Contrary to popular opinion, the Church in Australia is not being persecuted. It is experiencing the inevitable consequences of decades of liturgical abuses, doctrinal dissent, and sexual revolution on the part of both clergy and laity alike. Both the people of God and its ecclesial leadership need profound spiritual healing – but where do we start? The US-based Grief to Graceprogram offers a model of healing which is working to restore wounded, abused and scandalised clergy and laity by identifying and expressing individual injuries, and then re-uniting these powerfully to the Passion of Christ. 

Graham McDonald

Christianity and Jesus – an Inconvenient Truth.

The Christian church in Australia has had the incredible privilege of being legally allowed to teach about Jesus to approximately one million primary school and 800,000 secondary students in NSW.  It also has had opportunity to minister to students through school Chaplaincy and the Christian school’s movement.  However, all the above are far from being secure and new strategies must be considered so that all our students may have the opportunity to be taught about the reality of Jesus and his impact on Australia and the world.  The Australian Curriculumpresents us with such an opportunity to create a strategy whereby we teach students about our Christian Heritage.  Not from a Religious perspective but from an historical perspective. This suggested strategy may require a paradigm shift and hopefully will be embraced by parents and teachers alike. 

Karl Schmude

The Qualities of Christian Civilisation: The Transcendence of Goodness, Truth and Beauty.

The secularised condition of Western civilisation has now reached an advanced stage of spiritual exhaustion and cultural disintegration. Yet this has not yet brought about a realisation of the religious foundations of our culture, and the extent to which its character was shaped by, and continues to depend upon, Christian insights and impulses.  While other elements such as Greek philosophy and Roman law and organisation were crucial, Christianity supplied the underlying inspiration and unity of Western civilisation. This paper explores the qualities of Christian civilisation through the eyes of the three transcendentals that correspond to ultimate human desires – goodness, truth and beauty.  It cites ways in which the Christian expression of these principles gave birth to distinctive moral, intellectual and artistic traditions that may inspire and inform a rebuilding of the walls of Sion.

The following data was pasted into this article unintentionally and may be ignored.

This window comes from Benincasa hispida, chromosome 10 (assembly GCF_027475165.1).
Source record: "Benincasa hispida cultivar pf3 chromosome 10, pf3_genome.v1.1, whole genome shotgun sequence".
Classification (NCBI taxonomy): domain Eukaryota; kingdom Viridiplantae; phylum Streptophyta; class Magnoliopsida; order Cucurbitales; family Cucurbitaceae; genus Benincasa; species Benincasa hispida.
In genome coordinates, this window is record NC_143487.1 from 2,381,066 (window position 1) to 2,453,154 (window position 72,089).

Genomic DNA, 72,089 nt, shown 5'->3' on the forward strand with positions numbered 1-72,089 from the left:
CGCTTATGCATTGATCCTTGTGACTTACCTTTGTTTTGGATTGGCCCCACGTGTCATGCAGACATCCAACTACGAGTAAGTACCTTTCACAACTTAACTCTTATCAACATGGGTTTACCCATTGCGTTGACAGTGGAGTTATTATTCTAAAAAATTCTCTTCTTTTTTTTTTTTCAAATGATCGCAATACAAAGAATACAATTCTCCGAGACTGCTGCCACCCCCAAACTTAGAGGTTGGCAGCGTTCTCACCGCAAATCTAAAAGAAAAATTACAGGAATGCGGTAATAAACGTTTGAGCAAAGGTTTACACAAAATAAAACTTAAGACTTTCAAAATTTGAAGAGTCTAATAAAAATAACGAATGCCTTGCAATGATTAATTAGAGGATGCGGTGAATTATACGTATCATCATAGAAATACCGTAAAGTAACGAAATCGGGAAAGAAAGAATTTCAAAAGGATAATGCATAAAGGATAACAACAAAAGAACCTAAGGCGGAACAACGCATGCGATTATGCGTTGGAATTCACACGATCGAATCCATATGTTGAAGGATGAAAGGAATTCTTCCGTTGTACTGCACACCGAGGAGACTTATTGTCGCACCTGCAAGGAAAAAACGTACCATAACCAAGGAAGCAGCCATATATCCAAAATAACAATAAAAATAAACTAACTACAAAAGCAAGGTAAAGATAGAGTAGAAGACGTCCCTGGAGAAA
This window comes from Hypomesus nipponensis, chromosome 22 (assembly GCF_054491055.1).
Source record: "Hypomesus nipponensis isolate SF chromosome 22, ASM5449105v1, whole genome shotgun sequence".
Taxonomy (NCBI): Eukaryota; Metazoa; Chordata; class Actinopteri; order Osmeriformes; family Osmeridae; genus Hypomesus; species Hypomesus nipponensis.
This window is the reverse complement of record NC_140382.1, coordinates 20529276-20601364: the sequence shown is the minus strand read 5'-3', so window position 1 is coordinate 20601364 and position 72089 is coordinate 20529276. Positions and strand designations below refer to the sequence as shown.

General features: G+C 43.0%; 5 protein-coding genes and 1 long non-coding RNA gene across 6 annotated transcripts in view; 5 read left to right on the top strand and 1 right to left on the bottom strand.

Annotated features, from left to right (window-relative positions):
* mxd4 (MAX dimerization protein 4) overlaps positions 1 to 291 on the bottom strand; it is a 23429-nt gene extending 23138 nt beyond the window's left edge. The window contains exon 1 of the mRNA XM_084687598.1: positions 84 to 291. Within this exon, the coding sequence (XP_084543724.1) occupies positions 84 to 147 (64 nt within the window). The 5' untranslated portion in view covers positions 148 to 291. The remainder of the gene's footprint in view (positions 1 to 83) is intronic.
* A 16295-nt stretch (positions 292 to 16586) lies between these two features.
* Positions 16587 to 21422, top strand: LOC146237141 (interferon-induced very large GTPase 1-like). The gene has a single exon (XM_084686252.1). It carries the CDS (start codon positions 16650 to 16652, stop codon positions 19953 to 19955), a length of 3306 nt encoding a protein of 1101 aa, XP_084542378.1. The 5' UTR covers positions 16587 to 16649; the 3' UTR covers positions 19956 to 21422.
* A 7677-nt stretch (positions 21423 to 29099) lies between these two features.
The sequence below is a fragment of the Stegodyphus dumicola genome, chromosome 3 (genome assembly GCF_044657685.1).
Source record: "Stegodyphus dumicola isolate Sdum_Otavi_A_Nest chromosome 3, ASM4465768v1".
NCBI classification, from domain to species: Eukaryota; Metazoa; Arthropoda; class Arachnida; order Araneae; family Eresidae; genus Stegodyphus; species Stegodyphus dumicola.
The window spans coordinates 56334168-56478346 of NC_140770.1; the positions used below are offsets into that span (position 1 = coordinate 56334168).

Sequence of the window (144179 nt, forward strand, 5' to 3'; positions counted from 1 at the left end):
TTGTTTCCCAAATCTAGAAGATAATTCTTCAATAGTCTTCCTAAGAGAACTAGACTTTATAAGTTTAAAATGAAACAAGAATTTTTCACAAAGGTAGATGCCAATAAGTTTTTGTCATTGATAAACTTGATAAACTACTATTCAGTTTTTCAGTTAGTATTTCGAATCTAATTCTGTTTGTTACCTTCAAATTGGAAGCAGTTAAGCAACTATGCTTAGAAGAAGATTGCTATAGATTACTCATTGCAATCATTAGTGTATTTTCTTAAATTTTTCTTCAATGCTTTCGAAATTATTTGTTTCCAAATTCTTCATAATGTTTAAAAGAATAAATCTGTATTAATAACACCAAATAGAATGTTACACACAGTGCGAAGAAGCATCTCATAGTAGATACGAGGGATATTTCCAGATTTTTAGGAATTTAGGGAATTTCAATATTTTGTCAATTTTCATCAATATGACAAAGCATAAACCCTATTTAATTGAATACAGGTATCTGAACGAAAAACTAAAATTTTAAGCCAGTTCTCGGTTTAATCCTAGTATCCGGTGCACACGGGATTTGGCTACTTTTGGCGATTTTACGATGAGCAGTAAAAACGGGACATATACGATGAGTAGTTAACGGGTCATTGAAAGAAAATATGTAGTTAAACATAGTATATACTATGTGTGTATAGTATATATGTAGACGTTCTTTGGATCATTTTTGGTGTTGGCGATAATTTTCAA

Wanda Slowronska

Successful Orwellian manoeuvres in Confusing Times:   Titania McGrath , Paul Vitz , Jordan Peterson, et al. 

Very few see through their times as they live through them. Satirists and critics, however, sometimes manage to do it, piercing through the Zeitgest with paradox, parody, and pungent insights.   Titania McGrath and Jordan Peterson are but two figures attempting to break through the elitist, ideological bromide pervading western society at every turn through the media,  pointing out the hypocrisy and contradictions of cultural Marxism.  Their intellectual smelling salts, reason mixed with satiric humour, give proof of life that the West is still alive.  This paper will look at their successful methods of being a countercultural force in confusing times. 

Registration Costs

Full Fee (including dinner) $150

Early Bird rate (to 1 June) $120

Concession (students, unwaged and pensioners) $80

Day sessions only ($50)


The goal is to examine two millennia of Roman and Italian culture – art as well as literature – through the medium of the Latin Language which is common to the whole tradition.  We shall read pieces by the major writers of the Classical Canon and by their successors in Medieval and Renaissance times.  Genres will include Epic Poetry, Oratory, Philosophy and History, Scripture and Liturgy.  More details here.


13-17 JANUARY 2020

Latin is arguably the mother tongue of Europe. Its literature is immensely rich. This course will offer a general introduction to post-classical Latin, poetry and prose, sacred and secular.  We shall also look at passages of older material that remained highly influential in the later period (e.g. Scripture, Virgil).  There will be an introduction to palaeography, including an opportunity to handle original manuscripts.


20-24 JANUARY 2020

An intensive course in the koineGreek of the New Testament. It will be a continuation of last summer’s course, but is also suitable for virtual beginners who are willing to undertake some serious preliminary work on the Greek alphabet.  We shall read passages from the Epistles and Gospels, as well as the Septuagint and Christian literature of the apostolic age. 

The January Summer Schools will be held at Jane Franklin Hall (a college of the University of Tasmania), 6 Elboden Street, South Hobart.  Write to me directly for further information.

With best wishes to all,

David Daintree